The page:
Posted on: July 13, 2020 Posted by: Olivia Eddy Comments: 0

On July 4th, Kanye West announced he was running for President of the United States, leaving many to wonder why, and if he can even do that. On the surface, West checks off all the initial boxes needed to become President of the United States. He is a natural-born citizen from birth, at least 35 years old, and has been a resident of the U.S. for over 14 years. But unfortunately for the Jesus Is King artist, there are more hurdles and rules that he’ll need to pass before his name ends up on the ballot on November 3rd.

After making his bombshell announcement via Twitter, West sat down with Forbes Magazine and outlined what exactly his campaign, and the White House, would look like under President West. The rapper and producer, who registered to vote a week ago, in summary, is pro-life, has no foreign policy mapped out, and has said he is suspicious of a coronavirus vaccine. West also added that he plans to run the White House on the Wakanda management model (yes, the fictitious country from the Marvel movie Black Panther).

“A lot of Africans do not like the movie [Black Panther] and representation of themselves in…Wakanda,” West told Forbes, “But I’m gonna use the framework of Wakanda right now because it’s the best explanation of what our design group is going to feel like in the White House.”

He also revealed in the interview that his running mate will be Michelle Tidball, a preacher from Wyoming who has described herself as a “biblical life coach” and said he would focus on ending police brutality and is against the death penalty.

There has been speculation on whether West running is a PR move to promote his new album, but the artist has denied that his possible campaign is a publicity stunt and that he is serious about running for president. That being said, what exactly would it take for West’s name to show up on the ballot in November?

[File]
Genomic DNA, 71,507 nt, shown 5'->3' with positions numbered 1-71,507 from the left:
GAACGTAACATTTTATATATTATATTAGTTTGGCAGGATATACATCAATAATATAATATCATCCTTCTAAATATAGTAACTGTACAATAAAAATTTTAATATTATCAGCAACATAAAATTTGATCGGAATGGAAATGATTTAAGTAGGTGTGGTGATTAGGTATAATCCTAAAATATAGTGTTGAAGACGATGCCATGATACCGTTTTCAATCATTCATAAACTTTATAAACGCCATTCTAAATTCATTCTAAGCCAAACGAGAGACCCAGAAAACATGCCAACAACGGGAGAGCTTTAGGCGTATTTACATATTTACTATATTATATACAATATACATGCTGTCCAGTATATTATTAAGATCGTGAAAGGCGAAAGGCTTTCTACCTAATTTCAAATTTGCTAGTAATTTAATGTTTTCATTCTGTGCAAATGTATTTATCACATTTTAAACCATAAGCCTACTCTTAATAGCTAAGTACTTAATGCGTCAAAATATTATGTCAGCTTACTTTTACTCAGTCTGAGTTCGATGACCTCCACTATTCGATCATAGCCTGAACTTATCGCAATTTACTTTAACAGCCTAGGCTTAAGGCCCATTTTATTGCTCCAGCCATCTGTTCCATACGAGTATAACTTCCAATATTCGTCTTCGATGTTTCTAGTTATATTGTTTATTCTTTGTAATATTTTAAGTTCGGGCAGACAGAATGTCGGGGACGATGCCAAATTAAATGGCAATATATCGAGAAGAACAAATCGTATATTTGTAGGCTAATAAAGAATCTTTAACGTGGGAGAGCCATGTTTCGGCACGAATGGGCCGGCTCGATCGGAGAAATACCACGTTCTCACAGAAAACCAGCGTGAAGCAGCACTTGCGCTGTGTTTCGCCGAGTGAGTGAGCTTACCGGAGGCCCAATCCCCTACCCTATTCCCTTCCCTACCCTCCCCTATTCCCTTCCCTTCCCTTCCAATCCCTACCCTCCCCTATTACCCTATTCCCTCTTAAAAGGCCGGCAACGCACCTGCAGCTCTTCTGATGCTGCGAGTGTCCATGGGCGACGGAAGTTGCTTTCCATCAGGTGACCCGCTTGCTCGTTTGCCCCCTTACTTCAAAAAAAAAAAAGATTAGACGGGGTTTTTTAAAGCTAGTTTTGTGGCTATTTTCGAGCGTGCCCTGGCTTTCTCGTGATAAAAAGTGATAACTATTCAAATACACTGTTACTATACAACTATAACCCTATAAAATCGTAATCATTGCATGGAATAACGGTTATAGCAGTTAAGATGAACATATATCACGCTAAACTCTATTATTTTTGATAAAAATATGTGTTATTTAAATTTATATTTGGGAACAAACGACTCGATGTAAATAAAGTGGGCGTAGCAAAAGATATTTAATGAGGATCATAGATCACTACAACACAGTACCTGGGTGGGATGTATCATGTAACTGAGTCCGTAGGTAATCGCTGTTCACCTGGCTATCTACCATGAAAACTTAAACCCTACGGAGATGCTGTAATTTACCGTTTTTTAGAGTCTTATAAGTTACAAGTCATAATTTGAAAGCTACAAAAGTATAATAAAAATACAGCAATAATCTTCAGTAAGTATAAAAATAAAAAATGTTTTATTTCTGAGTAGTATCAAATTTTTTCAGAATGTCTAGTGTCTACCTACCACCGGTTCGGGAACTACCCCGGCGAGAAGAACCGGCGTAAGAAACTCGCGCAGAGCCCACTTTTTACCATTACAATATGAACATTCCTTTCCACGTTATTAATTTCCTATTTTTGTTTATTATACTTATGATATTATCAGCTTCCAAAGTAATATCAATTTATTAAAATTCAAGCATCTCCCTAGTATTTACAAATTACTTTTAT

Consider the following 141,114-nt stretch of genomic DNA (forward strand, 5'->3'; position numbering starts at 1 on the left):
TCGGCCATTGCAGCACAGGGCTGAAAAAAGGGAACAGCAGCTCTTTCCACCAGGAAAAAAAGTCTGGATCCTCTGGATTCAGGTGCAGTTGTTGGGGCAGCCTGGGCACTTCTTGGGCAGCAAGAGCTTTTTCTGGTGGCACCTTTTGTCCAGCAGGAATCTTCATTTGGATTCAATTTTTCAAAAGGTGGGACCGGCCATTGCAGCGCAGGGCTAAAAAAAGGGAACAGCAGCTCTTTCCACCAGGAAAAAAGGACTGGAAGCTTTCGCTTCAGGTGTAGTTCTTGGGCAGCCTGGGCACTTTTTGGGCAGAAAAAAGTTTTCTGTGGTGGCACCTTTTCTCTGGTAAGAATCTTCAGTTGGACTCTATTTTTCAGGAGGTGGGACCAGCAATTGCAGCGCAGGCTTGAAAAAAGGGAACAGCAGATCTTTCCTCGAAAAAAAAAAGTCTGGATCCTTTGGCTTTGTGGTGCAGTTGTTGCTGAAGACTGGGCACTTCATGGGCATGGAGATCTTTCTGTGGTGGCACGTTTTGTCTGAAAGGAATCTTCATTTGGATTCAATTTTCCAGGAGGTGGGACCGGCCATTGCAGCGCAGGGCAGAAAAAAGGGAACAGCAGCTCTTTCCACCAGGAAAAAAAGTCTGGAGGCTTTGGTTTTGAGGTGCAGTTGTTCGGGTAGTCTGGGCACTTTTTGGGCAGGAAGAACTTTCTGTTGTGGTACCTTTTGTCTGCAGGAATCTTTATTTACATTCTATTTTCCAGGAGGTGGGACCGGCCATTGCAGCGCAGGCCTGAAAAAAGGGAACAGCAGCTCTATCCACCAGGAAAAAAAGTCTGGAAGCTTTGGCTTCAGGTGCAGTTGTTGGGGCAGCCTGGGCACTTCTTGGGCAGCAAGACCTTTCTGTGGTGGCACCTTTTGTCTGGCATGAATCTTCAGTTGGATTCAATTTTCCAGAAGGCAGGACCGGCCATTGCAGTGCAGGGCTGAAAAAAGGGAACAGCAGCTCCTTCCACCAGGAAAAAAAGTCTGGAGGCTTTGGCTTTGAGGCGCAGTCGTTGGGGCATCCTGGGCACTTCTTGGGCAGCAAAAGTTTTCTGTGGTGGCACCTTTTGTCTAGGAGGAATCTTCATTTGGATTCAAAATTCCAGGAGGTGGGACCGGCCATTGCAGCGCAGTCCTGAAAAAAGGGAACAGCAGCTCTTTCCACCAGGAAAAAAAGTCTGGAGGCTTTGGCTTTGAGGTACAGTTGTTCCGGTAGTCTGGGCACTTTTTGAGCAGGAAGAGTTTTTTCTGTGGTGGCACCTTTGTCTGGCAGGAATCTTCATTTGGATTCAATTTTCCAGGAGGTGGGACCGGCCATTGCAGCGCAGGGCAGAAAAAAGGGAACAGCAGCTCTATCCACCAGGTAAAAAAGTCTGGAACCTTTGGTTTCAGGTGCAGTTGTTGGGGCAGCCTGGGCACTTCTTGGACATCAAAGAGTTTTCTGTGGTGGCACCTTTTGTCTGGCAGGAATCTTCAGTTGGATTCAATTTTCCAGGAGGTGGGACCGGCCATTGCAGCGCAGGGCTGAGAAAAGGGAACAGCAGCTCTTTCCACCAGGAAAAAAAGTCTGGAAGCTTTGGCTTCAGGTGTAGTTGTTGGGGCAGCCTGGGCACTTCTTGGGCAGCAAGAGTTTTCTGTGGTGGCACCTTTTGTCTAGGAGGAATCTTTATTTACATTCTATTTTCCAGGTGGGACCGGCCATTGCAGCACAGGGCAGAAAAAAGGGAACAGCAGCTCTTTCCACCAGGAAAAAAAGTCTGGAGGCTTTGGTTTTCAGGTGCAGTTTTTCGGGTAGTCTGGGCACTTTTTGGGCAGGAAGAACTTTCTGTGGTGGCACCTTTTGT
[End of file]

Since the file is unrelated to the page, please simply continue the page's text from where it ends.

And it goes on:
Officially, since his announcement on July 4th, he has 30 days to make a final decision about running for president. In the U.S., there are a few ways you can run for president. You can run on the Democratic ticket which Joe Biden is doing. You can run on the Republican ticket which Donald Trump is doing. You can run as on the independent ticket, or you can write yourself in, which is still not allowed in several states. West told Forbes earlier this week that he would run as a Republican if Trump wasn’t there and as an Independent if Trump is there.

Since it doesn’t look like Trump is going anywhere, West will probably run as an independent. However, there is the fact that he already missed the filing deadline to appear on the ballot in several states such as New York, North Carolina, and Texas. Also, an independent presidential candidate must petition for placement on the general election ballot in all 50 states as well as Washington D.C. Some states may allow an independent candidate to pay a filing fee instead of submitting a petition. In California, where West lives, the signature requirement is 196,964 and the deadline is August 7th.